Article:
An embodiment of an arrangement according to the invention allowing for the use of a constant local sinusoidal sub-carrier is characterized in that said gain controlled amplifying means comprises first to third mutually corresponding gain controlled amplifiers, each having a control input in common with the control input of gain controlled amplifying means, said first gain controlled amplifier being included in the difference signal path, and said second and third gain controlled amplifier being included in the automatic gain control loop.

A further concept simplification is obtained in an arrangement according to the invention being characterized in that said reference signal is a DC level voltage.

An arrangement according to the invention providing an accurate 6 dB attenuation is characterized in that said 6 dB attenuator comprises a resistive voltage divider comprising two serially connect mutually equal resistors.

These and further aspects and advantages of the invention will be discussed more in detail hereinafter with reference to the disclosure of preferred embodiments, and in particular with reference to the appended Figures, wherein:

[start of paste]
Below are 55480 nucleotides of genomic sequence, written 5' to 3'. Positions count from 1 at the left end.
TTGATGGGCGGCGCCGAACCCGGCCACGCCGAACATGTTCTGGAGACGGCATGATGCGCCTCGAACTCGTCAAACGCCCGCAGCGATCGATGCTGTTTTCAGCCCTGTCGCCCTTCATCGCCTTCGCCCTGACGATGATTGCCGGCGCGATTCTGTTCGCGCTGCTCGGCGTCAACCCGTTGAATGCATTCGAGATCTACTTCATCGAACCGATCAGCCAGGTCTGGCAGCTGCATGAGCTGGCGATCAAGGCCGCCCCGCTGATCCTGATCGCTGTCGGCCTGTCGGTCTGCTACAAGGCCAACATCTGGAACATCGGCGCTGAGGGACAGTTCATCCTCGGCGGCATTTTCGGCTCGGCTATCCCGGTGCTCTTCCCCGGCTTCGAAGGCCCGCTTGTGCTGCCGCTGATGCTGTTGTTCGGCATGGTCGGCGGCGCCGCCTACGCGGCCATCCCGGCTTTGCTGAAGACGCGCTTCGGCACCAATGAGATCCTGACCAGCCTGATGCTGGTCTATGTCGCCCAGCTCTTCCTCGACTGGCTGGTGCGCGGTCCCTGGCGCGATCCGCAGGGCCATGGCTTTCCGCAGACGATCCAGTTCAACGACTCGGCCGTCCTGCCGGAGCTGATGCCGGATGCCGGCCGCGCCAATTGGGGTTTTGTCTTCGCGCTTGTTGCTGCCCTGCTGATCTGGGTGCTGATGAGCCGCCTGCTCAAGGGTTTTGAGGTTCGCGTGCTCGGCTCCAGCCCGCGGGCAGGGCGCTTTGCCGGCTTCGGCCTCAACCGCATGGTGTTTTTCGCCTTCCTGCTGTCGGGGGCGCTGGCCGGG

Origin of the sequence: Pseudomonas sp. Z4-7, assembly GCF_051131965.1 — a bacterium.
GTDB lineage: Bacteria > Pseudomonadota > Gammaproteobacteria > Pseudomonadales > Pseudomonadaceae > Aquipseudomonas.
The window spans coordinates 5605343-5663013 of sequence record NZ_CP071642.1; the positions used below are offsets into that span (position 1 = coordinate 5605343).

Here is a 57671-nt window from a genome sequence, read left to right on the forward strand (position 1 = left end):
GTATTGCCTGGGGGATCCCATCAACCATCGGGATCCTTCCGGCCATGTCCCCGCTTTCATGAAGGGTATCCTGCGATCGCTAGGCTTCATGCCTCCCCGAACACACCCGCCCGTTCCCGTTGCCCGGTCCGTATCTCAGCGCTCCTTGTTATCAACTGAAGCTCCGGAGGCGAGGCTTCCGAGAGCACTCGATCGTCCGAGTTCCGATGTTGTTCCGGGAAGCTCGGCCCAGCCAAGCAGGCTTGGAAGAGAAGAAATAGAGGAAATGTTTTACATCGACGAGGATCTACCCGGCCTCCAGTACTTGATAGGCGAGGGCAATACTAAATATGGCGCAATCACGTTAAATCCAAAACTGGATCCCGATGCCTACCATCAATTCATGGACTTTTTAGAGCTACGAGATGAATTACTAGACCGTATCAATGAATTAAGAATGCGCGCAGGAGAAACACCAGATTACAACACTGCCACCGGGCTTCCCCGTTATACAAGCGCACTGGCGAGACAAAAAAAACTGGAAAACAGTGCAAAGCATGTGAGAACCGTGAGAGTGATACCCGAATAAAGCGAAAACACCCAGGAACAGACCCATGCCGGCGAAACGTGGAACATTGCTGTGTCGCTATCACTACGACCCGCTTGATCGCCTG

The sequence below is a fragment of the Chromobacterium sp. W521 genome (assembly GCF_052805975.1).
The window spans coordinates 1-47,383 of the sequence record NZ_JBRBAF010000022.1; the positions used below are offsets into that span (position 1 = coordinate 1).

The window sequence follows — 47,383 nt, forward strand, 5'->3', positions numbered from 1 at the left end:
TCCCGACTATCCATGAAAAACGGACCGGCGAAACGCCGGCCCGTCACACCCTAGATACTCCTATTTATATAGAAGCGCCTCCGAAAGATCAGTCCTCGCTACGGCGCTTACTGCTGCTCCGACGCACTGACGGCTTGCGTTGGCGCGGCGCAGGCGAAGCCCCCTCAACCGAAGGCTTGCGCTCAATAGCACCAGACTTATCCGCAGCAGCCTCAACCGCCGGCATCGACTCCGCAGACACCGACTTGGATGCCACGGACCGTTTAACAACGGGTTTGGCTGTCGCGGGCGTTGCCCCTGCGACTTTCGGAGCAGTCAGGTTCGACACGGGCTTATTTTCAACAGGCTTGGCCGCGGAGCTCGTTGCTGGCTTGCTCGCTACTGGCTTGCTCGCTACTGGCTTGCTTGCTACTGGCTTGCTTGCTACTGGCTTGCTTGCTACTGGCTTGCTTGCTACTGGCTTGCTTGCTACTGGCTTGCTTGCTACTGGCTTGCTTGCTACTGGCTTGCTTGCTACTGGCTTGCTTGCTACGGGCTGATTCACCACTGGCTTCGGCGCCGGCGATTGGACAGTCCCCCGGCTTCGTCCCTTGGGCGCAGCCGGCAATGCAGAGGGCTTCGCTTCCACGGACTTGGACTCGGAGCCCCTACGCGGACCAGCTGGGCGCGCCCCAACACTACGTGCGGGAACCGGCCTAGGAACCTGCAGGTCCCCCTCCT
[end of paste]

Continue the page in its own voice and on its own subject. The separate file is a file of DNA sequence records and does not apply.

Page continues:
FIG. 1 shows an FM radio receiver comprising a first embodiment of an arrangement for decoding a stereo multiplex signal according to the invention;

FIG. 2 shows a second embodiment of an arrangement for decoding a stereo multiplex signal according to the invention.

In the Figures, identical parts are provided with the same reference numbers.

FIG. 1 shows an FM stereo multiplex receiver having an RF input RFI to which an RF-FM reception signal is applied from an antenna ANT and which has successively coupled to said RF input RFI: an RF input amplifier and tuning section RF amplifying the RF-FM reception signal and converting it into an IF-FM signal an IF section IF selectively amplifying and limiting the IF-FM signal and an FM discriminator DET detecting the FM modulation signal of the IF-FM signal, which in the given case is a baseband stereo multiplex signal, and supplying the same to an input MI of an arrangement SD for decoding a stereo multiplex signal, hereinafter also being referred to as stereodecoder. The FM stereo multiplex receiver described sofar is on itself well know and need no further amplification for an understanding of the invention.